Go to SignOn.com and create an account.
Enable Google Apps for your account via My Account (more details here. This will give you an email address e.g. firstname.lastname@example.org.
What is Auto-Connect?
Majority of the SAML implementations today require a decent amount of configuration to setup a partner connection. This includes setting up the right bindings, profiles, certs etc. This model works for a limited number of partners but has trouble scaling as the number of partners increase. A few months ago, Ping Identity announced the concept of Auto-Connect. The objective being to avoid any manual configuration and setting up partner connections dynamically. The feature is especially useful to an entity who wants to provide SSO capability to a large number of partners. A Software-as-a-Service (SaaS) provider, for example, can provide SSO to innumerable clients without specifying redundant connection information for each one. Or an enterprise that has a need to SSO to multiple outsourced services. Once the initial setup is done, adding a new partner is simply adding the partner’s domain name in the white list.
How to try it out?
If you simply want to see it in action, we have setup a demo SP application at http://autoconnect.pingidentity.com. If you want to set it up for your enterprise, use the following steps:
Run through the PingFederate ‘Getting Started’ guide.
Set up your SP application (you can use any of the bundled sample applications as a starting point).
Enable Auto-Connect (configuring your metadata endpoint etc).
Add SignOn.com to your Auto-Connect whitelist.
Access the SP application and enter email@example.com.
User will be redirected to SignOn.com.
Authenticate using userid/password or Information card.
User will be redirected to the SP application.
SP application will display the user’s attributes as specified in SignOn.com.
What happens behind the scene?
User sends a logon request with an email address to the SP application. For example: firstname.lastname@example.org.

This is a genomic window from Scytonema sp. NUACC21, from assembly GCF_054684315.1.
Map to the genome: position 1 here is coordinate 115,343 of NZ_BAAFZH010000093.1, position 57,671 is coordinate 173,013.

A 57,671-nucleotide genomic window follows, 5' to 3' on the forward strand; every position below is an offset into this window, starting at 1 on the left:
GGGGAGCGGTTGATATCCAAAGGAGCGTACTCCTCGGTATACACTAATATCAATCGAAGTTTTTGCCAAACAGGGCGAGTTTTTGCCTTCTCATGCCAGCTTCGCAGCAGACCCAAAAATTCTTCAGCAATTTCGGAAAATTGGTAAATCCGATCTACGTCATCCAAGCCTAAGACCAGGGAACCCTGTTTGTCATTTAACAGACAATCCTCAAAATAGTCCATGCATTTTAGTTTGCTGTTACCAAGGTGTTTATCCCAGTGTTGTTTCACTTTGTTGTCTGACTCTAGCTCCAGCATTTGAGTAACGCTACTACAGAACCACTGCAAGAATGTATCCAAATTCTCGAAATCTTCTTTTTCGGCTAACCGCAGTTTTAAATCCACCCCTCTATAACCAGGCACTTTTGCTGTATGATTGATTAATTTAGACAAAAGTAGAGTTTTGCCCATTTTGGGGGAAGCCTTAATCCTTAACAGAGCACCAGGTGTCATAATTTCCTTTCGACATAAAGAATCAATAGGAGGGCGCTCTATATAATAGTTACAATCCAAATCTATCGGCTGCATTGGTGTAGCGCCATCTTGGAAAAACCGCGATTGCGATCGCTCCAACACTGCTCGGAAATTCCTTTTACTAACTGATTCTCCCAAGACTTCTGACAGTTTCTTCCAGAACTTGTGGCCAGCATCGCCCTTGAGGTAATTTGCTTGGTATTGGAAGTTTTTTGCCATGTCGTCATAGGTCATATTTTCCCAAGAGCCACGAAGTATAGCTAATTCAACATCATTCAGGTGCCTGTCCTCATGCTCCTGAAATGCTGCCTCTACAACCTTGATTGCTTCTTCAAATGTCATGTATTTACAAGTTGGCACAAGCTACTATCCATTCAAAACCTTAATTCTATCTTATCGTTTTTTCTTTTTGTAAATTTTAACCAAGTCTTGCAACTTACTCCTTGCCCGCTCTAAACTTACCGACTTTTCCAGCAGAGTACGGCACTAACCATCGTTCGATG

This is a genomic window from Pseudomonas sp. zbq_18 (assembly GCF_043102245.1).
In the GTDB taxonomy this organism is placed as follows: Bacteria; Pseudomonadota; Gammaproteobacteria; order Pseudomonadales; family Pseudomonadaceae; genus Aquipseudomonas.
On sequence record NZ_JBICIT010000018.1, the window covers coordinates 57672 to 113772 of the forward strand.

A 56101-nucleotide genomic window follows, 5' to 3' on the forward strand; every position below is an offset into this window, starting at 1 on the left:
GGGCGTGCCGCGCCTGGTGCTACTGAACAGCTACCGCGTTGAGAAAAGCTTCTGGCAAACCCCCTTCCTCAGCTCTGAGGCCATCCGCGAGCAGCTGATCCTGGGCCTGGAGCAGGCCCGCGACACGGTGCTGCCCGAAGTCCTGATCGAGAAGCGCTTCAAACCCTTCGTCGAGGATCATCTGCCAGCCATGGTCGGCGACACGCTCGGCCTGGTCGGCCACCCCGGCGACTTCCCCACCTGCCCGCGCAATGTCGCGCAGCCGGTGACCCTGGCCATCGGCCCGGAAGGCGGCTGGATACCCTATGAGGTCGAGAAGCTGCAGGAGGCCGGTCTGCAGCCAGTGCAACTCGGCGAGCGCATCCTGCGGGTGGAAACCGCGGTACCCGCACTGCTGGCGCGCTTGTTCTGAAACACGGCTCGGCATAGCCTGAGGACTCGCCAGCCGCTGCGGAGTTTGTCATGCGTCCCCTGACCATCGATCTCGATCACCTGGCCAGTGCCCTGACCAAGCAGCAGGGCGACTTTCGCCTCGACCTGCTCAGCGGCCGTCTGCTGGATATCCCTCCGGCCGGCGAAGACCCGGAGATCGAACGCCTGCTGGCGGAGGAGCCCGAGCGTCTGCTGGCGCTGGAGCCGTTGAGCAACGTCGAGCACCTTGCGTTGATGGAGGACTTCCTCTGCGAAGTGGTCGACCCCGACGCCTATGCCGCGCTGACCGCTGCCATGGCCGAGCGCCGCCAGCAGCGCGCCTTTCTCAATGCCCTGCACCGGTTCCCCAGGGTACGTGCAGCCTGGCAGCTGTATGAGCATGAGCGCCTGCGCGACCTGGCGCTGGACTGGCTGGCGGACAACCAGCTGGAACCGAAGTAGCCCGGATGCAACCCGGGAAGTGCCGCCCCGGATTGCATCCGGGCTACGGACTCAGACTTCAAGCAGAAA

The application parses the email address and sends a request to PingFederate. For example: https://sp_host.com:9031/sp/ startSSO.ping/?Domain=signon.com.
The SP PingFederate server looks up the domain in the Auto-Connect white list.
If the domain is in the list, the SP retrieves connection metadata from the IdP’s public endpoint. By default, PingFederate looks for the metadata by prepending http://saml to the domain. In case of SignOn.com, the metadata is hosted at http://saml.signon.com.
After validating the metadata, the SP sends an authentication request to the IdP’s SSO service.
PingFederate IdP server at SignOn.com verifies the domain name of the requester.
The IdP retrieves the SP’s metadata via its public endpoint and verifies the metadata signature.
The IdP requests user authentication (SignOn.com supports username/password and Information Cards for authentication).
Once the user is authenticated, the IdP returns a signed SAML assertion to the SP’s Assertion Consumer Service (ACS) endpoint.
The SP logs the user on to the requested resource.
One of the reasons behind launching SignOn.com was to compare and contrast different identity protocols. There are things that you can learn by reading the specs. And then there are things that you can learn by deploying/implementing the specs.
We have had support for OpenID and Information Cards for a long time. With the latest release, we have added support for SAML by leveraging PingFederate.
Additionally, we have integrated with Google Apps. Google Apps is a service from Google that features applications for mail, calendaring, docs etc.
This allows SignOn.com users to
Add Google Apps services to their SignOn.com accounts (e.g. you can have an email address like email@example.com that’s hosted by Google Apps).
Single Sign-On to Google Apps via their SignOn.com credentials (username/password or Information cards).
Your username for Google Apps will be the same as your user name for SignOn.com. For example, if your SignOn.com username is joe, your email address will be firstname.lastname@example.org.
In order to enable your SignOn.com Google Apps Account, do the following:
Login to SignOn.com (register if you don’t have an existing account).
Go to My Profile tab and make sure that you have your firstname and lastname populated (we need this information to create your Google Apps Account).
Go to My Accounts Tab.
Scroll down and you will see ‘Partner Accounts’. Click Add. This will enable your account with Google Apps.
Go to the home page again. And you should see another link e.g.<username>@signon.com. Click on this and this will take you to your mailbox.
For the first time access, you will have to go through Google CAPTCHA to complete the registration process with Google Apps.
For future access, you can either go to your SignOn.com home page and click on Google Apps links (IdP initiated SSO).
Or you can access Google App services directly by going to the following URLs, and it will redirect you to SignOn.com for authentication (SP initiated SSO).